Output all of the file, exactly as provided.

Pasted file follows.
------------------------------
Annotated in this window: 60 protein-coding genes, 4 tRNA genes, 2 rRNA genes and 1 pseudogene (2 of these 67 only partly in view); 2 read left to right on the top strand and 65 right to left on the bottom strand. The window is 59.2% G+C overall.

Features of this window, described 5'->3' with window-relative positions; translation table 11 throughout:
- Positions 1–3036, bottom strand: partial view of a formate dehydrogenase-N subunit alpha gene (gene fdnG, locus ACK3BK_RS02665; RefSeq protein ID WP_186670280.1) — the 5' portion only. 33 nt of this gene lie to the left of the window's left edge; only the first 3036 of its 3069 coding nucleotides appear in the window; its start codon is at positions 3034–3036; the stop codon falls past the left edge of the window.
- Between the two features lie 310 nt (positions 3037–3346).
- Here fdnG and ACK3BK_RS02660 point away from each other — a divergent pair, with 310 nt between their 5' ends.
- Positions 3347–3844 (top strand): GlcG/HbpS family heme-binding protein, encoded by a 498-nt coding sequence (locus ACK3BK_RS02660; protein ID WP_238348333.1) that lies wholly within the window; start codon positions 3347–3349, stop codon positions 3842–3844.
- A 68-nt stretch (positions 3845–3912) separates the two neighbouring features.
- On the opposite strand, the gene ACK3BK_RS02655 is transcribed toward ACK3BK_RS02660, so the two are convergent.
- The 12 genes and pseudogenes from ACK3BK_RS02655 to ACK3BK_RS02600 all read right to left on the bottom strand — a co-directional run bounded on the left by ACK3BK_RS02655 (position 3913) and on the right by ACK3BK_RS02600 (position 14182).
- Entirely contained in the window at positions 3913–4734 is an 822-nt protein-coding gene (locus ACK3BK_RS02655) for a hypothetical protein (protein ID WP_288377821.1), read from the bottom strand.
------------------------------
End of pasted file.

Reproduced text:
Annotated in this window: 60 protein-coding genes, 4 tRNA genes, 2 rRNA genes and 1 pseudogene (2 of these 67 only partly in view); 2 read left to right on the top strand and 65 right to left on the bottom strand. The window is 59.2% G+C overall.

Features of this window, described 5'->3' with window-relative positions; translation table 11 throughout:
- Positions 1–3036, bottom strand: partial view of a formate dehydrogenase-N subunit alpha gene (gene fdnG, locus ACK3BK_RS02665; RefSeq protein ID WP_186670280.1) — the 5' portion only. 33 nt of this gene lie to the left of the window's left edge; only the first 3036 of its 3069 coding nucleotides appear in the window; its start codon is at positions 3034–3036; the stop codon falls past the left edge of the window.
- Between the two features lie 310 nt (positions 3037–3346).
- Here fdnG and ACK3BK_RS02660 point away from each other — a divergent pair, with 310 nt between their 5' ends.
- Positions 3347–3844 (top strand): GlcG/HbpS family heme-binding protein, encoded by a 498-nt coding sequence (locus ACK3BK_RS02660; protein ID WP_238348333.1) that lies wholly within the window; start codon positions 3347–3349, stop codon positions 3842–3844.
- A 68-nt stretch (positions 3845–3912) separates the two neighbouring features.
- On the opposite strand, the gene ACK3BK_RS02655 is transcribed toward ACK3BK_RS02660, so the two are convergent.
- The 12 genes and pseudogenes from ACK3BK_RS02655 to ACK3BK_RS02600 all read right to left on the bottom strand — a co-directional run bounded on the left by ACK3BK_RS02655 (position 3913) and on the right by ACK3BK_RS02600 (position 14182).
- Entirely contained in the window at positions 3913–4734 is an 822-nt protein-coding gene (locus ACK3BK_RS02655) for a hypothetical protein (protein ID WP_288377821.1), read from the bottom strand.